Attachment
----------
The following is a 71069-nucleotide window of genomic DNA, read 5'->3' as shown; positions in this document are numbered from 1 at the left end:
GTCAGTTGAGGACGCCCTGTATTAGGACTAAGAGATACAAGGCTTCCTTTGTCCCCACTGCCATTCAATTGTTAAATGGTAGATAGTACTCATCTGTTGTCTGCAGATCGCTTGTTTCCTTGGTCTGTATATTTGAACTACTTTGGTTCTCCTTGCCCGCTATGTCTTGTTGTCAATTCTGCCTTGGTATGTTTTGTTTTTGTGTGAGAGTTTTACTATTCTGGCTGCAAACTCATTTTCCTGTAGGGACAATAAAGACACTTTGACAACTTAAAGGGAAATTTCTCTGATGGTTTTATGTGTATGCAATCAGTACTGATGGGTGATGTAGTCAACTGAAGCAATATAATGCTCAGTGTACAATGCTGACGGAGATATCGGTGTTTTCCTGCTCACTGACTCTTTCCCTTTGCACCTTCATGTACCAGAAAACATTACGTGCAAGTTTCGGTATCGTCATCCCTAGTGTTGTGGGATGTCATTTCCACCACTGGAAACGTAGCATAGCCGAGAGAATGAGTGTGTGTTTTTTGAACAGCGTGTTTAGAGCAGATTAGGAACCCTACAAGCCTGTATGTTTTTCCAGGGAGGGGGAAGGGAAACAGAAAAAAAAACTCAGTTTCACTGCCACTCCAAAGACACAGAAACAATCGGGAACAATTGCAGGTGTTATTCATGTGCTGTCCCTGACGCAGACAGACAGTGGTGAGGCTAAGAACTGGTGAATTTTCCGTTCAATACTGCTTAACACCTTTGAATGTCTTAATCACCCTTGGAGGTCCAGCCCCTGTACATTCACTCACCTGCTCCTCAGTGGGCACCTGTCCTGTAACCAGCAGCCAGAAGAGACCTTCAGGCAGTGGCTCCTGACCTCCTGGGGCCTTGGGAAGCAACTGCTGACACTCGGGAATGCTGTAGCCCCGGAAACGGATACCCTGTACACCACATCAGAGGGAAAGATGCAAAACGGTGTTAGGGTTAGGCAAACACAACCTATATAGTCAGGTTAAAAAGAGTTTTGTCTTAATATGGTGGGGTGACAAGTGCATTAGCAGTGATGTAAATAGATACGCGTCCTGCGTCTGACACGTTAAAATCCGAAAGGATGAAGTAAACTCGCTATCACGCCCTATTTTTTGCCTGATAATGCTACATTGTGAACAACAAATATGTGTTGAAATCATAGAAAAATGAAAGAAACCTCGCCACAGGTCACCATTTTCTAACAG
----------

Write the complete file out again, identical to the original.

The following is a 71069-nucleotide window of genomic DNA, read 5'->3' as shown; positions in this document are numbered from 1 at the left end:
GTCAGTTGAGGACGCCCTGTATTAGGACTAAGAGATACAAGGCTTCCTTTGTCCCCACTGCCATTCAATTGTTAAATGGTAGATAGTACTCATCTGTTGTCTGCAGATCGCTTGTTTCCTTGGTCTGTATATTTGAACTACTTTGGTTCTCCTTGCCCGCTATGTCTTGTTGTCAATTCTGCCTTGGTATGTTTTGTTTTTGTGTGAGAGTTTTACTATTCTGGCTGCAAACTCATTTTCCTGTAGGGACAATAAAGACACTTTGACAACTTAAAGGGAAATTTCTCTGATGGTTTTATGTGTATGCAATCAGTACTGATGGGTGATGTAGTCAACTGAAGCAATATAATGCTCAGTGTACAATGCTGACGGAGATATCGGTGTTTTCCTGCTCACTGACTCTTTCCCTTTGCACCTTCATGTACCAGAAAACATTACGTGCAAGTTTCGGTATCGTCATCCCTAGTGTTGTGGGATGTCATTTCCACCACTGGAAACGTAGCATAGCCGAGAGAATGAGTGTGTGTTTTTTGAACAGCGTGTTTAGAGCAGATTAGGAACCCTACAAGCCTGTATGTTTTTCCAGGGAGGGGGAAGGGAAACAGAAAAAAAAACTCAGTTTCACTGCCACTCCAAAGACACAGAAACAATCGGGAACAATTGCAGGTGTTATTCATGTGCTGTCCCTGACGCAGACAGACAGTGGTGAGGCTAAGAACTGGTGAATTTTCCGTTCAATACTGCTTAACACCTTTGAATGTCTTAATCACCCTTGGAGGTCCAGCCCCTGTACATTCACTCACCTGCTCCTCAGTGGGCACCTGTCCTGTAACCAGCAGCCAGAAGAGACCTTCAGGCAGTGGCTCCTGACCTCCTGGGGCCTTGGGAAGCAACTGCTGACACTCGGGAATGCTGTAGCCCCGGAAACGGATACCCTGTACACCACATCAGAGGGAAAGATGCAAAACGGTGTTAGGGTTAGGCAAACACAACCTATATAGTCAGGTTAAAAAGAGTTTTGTCTTAATATGGTGGGGTGACAAGTGCATTAGCAGTGATGTAAATAGATACGCGTCCTGCGTCTGACACGTTAAAATCCGAAAGGATGAAGTAAACTCGCTATCACGCCCTATTTTTTGCCTGATAATGCTACATTGTGAACAACAAATATGTGTTGAAATCATAGAAAAATGAAAGAAACCTCGCCACAGGTCACCATTTTCTAACAG